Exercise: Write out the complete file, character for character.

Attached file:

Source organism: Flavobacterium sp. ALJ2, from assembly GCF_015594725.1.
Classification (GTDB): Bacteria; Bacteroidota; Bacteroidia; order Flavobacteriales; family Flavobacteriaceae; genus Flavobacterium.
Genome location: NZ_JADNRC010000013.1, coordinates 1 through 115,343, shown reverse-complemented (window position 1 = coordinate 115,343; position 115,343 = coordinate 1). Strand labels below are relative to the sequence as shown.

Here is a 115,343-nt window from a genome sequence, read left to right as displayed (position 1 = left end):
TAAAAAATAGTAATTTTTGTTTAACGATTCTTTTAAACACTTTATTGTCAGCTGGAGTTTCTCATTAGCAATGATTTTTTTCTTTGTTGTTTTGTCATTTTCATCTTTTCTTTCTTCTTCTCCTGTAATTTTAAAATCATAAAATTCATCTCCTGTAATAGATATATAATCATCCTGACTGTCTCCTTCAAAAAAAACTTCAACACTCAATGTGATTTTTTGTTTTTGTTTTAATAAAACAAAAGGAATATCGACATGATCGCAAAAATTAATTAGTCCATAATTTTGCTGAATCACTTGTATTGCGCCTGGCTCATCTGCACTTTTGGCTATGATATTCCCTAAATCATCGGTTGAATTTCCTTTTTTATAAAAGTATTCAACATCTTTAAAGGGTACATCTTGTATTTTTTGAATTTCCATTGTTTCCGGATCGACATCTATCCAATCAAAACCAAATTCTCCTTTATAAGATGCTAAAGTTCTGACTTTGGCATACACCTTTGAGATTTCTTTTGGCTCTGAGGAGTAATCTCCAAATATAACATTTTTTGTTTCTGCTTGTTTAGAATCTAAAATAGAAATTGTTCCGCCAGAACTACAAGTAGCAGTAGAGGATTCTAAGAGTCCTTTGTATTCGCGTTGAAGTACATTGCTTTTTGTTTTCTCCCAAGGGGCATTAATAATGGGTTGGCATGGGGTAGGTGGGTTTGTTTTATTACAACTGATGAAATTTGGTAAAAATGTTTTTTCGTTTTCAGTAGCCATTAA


Source organism: Flavobacterium sp. ALJ2, from assembly GCF_015594725.1.
Classification (GTDB): Bacteria; Bacteroidota; Bacteroidia; order Flavobacteriales; family Flavobacteriaceae; genus Flavobacterium.
Genome location: NZ_JADNRC010000013.1, coordinates 1 through 115,343, shown reverse-complemented (window position 1 = coordinate 115,343; position 115,343 = coordinate 1). Strand labels below are relative to the sequence as shown.

Here is a 115,343-nt window from a genome sequence, read left to right as displayed (position 1 = left end):
TAAAAAATAGTAATTTTTGTTTAACGATTCTTTTAAACACTTTATTGTCAGCTGGAGTTTCTCATTAGCAATGATTTTTTTCTTTGTTGTTTTGTCATTTTCATCTTTTCTTTCTTCTTCTCCTGTAATTTTAAAATCATAAAATTCATCTCCTGTAATAGATATATAATCATCCTGACTGTCTCCTTCAAAAAAAACTTCAACACTCAATGTGATTTTTTGTTTTTGTTTTAATAAAACAAAAGGAATATCGACATGATCGCAAAAATTAATTAGTCCATAATTTTGCTGAATCACTTGTATTGCGCCTGGCTCATCTGCACTTTTGGCTATGATATTCCCTAAATCATCGGTTGAATTTCCTTTTTTATAAAAGTATTCAACATCTTTAAAGGGTACATCTTGTATTTTTTGAATTTCCATTGTTTCCGGATCGACATCTATCCAATCAAAACCAAATTCTCCTTTATAAGATGCTAAAGTTCTGACTTTGGCATACACCTTTGAGATTTCTTTTGGCTCTGAGGAGTAATCTCCAAATATAACATTTTTTGTTTCTGCTTGTTTAGAATCTAAAATAGAAATTGTTCCGCCAGAACTACAAGTAGCAGTAGAGGATTCTAAGAGTCCTTTGTATTCGCGTTGAAGTACATTGCTTTTTGTTTTCTCCCAAGGGGCATTAATAATGGGTTGGCATGGGGTAGGTGGGTTTGTTTTATTACAACTGATGAAATTTGGTAAAAATGTTTTTTCGTTTTCAGTAGCCATTAA